Asian markets outside Hong Kong trade higher on 9 October
Tokyo Stock Exchange employees working at the bourse (Reuters)

Asian shares edged up in early trade on Friday 17 April, shrugging off a languid performance on Wall Street after another set of lacklustre US economic data.

MSCI's broadest index of Asia-Pacific shares outside Japan added about 0.2% in early trade, extending a seven-year high touched in the previous session and on track for weekly gains over 1%.

US stocks had earlier ended with modest losses amid worries about upcoming corporate earnings reports.

Overnight, US data showed housing starts rose far less than expected in March and factory activity in the mid-Atlantic region grew modestly, suggesting the economic momentum will probably not be strong enough for the Federal Reserve to decide to start raising interest rates as early as June.

"The report marks more of the same slow and dull picture of health investors have recently become accustomed to for the domestic economy," Andrew Wilkinson, chief market analyst at US electronic broker Interactive Brokers LLC, wrote in a note to clients.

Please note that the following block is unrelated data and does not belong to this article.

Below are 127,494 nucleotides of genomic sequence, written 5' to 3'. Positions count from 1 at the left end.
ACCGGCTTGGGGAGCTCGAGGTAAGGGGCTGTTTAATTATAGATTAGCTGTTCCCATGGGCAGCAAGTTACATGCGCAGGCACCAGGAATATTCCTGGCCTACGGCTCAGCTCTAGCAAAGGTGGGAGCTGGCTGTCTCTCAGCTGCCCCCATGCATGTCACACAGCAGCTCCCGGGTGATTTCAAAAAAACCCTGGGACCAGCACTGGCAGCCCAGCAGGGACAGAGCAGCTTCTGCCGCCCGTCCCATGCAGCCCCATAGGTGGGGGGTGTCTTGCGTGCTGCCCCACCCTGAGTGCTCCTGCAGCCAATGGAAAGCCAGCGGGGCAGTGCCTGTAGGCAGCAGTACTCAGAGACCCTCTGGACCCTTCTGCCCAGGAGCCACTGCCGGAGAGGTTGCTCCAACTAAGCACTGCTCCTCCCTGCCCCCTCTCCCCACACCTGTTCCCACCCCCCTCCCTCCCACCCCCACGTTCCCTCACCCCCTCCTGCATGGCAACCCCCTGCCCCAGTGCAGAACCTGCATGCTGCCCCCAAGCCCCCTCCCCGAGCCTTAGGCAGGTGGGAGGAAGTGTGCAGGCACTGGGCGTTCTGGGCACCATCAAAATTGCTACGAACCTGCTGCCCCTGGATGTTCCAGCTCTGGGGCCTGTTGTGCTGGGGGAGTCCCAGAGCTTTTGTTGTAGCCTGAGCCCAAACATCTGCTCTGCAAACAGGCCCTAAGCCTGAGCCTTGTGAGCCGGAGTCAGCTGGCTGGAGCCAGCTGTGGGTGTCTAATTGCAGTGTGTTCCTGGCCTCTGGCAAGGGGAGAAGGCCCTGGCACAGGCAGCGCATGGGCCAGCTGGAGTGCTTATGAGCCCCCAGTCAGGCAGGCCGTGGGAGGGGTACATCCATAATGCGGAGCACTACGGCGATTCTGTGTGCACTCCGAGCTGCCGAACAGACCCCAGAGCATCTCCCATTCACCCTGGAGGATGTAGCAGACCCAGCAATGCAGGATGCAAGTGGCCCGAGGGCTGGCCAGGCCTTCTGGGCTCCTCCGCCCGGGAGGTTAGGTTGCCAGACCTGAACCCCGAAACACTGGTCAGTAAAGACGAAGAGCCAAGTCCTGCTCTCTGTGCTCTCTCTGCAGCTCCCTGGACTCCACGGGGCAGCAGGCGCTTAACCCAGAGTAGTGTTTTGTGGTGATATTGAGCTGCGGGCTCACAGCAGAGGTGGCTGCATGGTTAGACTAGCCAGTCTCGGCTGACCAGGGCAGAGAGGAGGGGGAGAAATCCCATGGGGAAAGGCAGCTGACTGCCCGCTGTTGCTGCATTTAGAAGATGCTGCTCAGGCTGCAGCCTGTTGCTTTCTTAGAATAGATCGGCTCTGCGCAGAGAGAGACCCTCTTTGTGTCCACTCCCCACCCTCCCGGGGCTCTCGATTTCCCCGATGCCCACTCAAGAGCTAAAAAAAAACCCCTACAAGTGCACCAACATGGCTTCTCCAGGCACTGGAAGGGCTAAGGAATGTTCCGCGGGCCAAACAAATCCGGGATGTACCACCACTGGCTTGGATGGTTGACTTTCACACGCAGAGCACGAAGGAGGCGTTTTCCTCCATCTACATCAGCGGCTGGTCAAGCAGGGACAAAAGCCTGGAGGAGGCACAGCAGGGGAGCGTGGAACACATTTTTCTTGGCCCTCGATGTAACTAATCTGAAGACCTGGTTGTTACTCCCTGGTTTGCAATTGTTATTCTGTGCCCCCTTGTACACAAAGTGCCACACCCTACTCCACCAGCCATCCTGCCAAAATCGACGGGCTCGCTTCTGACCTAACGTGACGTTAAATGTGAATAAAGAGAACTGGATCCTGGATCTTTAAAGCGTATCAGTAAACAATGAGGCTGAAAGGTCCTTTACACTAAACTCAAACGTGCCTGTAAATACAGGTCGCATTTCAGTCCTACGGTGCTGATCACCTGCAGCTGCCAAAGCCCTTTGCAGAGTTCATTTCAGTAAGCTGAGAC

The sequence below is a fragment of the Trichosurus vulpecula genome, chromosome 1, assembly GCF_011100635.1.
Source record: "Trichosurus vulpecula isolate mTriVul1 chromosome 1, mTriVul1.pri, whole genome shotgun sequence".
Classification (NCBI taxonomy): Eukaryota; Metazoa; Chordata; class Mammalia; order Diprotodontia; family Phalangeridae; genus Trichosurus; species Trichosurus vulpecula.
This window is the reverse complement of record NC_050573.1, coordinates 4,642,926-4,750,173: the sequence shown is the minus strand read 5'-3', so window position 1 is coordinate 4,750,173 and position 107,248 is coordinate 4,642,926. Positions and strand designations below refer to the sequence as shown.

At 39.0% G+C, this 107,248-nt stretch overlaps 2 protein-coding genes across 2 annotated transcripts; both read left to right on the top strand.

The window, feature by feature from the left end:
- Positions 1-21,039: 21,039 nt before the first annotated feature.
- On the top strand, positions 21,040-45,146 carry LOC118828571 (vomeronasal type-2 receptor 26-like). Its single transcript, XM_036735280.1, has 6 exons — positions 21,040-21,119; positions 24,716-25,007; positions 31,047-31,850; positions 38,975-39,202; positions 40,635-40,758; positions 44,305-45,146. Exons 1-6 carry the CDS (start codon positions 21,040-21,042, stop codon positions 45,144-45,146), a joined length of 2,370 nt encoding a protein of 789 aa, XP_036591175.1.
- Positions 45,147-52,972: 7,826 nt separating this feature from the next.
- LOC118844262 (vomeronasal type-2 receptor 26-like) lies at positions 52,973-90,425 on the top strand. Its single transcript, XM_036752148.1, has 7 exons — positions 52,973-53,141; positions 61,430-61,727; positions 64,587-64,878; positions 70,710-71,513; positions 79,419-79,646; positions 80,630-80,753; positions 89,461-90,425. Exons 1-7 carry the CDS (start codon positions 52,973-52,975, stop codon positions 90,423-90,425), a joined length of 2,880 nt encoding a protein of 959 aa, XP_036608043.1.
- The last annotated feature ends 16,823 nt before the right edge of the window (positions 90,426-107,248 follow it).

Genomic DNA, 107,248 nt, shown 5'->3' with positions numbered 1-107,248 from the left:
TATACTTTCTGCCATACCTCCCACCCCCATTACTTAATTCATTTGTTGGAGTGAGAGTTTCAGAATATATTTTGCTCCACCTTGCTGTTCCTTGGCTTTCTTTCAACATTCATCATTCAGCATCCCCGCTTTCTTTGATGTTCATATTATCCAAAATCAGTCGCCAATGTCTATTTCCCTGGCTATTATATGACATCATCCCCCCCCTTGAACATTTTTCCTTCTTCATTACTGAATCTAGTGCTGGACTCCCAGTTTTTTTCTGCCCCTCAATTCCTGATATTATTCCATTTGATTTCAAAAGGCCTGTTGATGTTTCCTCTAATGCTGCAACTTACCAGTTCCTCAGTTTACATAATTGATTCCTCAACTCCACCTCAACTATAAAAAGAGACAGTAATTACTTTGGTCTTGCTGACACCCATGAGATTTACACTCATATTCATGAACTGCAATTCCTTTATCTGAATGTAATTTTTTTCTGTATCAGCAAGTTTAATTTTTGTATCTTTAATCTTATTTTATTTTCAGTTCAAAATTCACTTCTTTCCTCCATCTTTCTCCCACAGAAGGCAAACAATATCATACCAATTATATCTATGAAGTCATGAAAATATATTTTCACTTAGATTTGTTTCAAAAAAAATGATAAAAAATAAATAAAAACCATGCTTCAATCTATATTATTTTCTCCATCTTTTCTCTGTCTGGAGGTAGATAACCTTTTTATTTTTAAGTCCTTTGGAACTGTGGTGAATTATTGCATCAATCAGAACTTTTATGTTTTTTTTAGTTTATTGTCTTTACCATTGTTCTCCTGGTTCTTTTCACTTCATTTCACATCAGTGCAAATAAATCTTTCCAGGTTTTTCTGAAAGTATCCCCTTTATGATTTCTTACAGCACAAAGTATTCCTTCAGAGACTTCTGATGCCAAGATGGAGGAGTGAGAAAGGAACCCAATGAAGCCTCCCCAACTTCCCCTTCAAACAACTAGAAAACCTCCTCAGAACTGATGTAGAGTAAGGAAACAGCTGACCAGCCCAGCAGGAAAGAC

US unlikely to hike interest rates in June

Atlanta Federal Reserve Bank president Dennis Lockhart, a voting member of the Fed's rate-setting committee this year, said the recent "murky" run of US data means he is currenrtly opposed to a June interest rate hike. Lockhart quickly added he was confident the economy will remain on track.

Comments from Cleveland Fed President Loretta Mester and Boston Fed President Eric Rosengren also struck doveish tones.

Fading expectations for a June rate hike pressured the US dollar. The currency unit bought ¥119.01, nearly flat on the day but well off this week's high of ¥120.845.

The euro bought $1.0773, up about 0.1% on the day after climbing as high as $1.0818 on Thursday despite rising concerns about Greece's financial woes.

Greek Prime Minister Alexis Tsipras told Reuters on Thursday he was "firmly optimistic" his government would reach an agreement with its creditors by the end of April despite friction over issues such as pension and labour reform.